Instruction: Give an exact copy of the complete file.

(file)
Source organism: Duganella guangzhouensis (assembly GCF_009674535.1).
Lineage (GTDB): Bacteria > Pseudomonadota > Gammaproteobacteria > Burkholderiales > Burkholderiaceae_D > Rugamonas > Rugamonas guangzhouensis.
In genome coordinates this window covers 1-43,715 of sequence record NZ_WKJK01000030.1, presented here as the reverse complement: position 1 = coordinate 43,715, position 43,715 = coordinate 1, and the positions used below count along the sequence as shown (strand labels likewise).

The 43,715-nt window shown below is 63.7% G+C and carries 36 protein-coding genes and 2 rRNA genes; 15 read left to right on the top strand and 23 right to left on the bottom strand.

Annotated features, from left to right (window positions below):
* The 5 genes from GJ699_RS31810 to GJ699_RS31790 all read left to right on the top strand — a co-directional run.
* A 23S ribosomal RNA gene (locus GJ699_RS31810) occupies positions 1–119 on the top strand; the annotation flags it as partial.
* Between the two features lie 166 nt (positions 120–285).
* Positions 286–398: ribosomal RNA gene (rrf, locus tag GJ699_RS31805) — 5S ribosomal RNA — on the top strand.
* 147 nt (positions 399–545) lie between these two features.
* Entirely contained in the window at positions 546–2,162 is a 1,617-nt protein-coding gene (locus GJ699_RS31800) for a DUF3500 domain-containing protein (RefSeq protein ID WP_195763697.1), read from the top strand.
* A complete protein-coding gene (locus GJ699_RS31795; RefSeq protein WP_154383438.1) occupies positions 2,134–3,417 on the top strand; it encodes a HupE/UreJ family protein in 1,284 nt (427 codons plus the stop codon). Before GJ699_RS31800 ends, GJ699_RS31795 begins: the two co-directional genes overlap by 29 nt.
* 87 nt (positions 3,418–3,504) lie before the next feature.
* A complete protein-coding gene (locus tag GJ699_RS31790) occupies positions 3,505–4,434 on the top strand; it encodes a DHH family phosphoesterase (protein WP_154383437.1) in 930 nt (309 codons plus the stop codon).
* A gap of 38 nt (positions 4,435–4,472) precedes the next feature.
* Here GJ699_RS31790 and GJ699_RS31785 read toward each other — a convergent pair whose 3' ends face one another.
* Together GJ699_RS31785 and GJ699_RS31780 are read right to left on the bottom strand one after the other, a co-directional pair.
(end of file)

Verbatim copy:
Source organism: Duganella guangzhouensis (assembly GCF_009674535.1).
Lineage (GTDB): Bacteria > Pseudomonadota > Gammaproteobacteria > Burkholderiales > Burkholderiaceae_D > Rugamonas > Rugamonas guangzhouensis.
In genome coordinates this window covers 1-43,715 of sequence record NZ_WKJK01000030.1, presented here as the reverse complement: position 1 = coordinate 43,715, position 43,715 = coordinate 1, and the positions used below count along the sequence as shown (strand labels likewise).

The 43,715-nt window shown below is 63.7% G+C and carries 36 protein-coding genes and 2 rRNA genes; 15 read left to right on the top strand and 23 right to left on the bottom strand.

Annotated features, from left to right (window positions below):
* The 5 genes from GJ699_RS31810 to GJ699_RS31790 all read left to right on the top strand — a co-directional run.
* A 23S ribosomal RNA gene (locus GJ699_RS31810) occupies positions 1–119 on the top strand; the annotation flags it as partial.
* Between the two features lie 166 nt (positions 120–285).
* Positions 286–398: ribosomal RNA gene (rrf, locus tag GJ699_RS31805) — 5S ribosomal RNA — on the top strand.
* 147 nt (positions 399–545) lie between these two features.
* Entirely contained in the window at positions 546–2,162 is a 1,617-nt protein-coding gene (locus GJ699_RS31800) for a DUF3500 domain-containing protein (RefSeq protein ID WP_195763697.1), read from the top strand.
* A complete protein-coding gene (locus GJ699_RS31795; RefSeq protein WP_154383438.1) occupies positions 2,134–3,417 on the top strand; it encodes a HupE/UreJ family protein in 1,284 nt (427 codons plus the stop codon). Before GJ699_RS31800 ends, GJ699_RS31795 begins: the two co-directional genes overlap by 29 nt.
* 87 nt (positions 3,418–3,504) lie before the next feature.
* A complete protein-coding gene (locus tag GJ699_RS31790) occupies positions 3,505–4,434 on the top strand; it encodes a DHH family phosphoesterase (protein WP_154383437.1) in 930 nt (309 codons plus the stop codon).
* A gap of 38 nt (positions 4,435–4,472) precedes the next feature.
* Here GJ699_RS31790 and GJ699_RS31785 read toward each other — a convergent pair whose 3' ends face one another.
* Together GJ699_RS31785 and GJ699_RS31780 are read right to left on the bottom strand one after the other, a co-directional pair.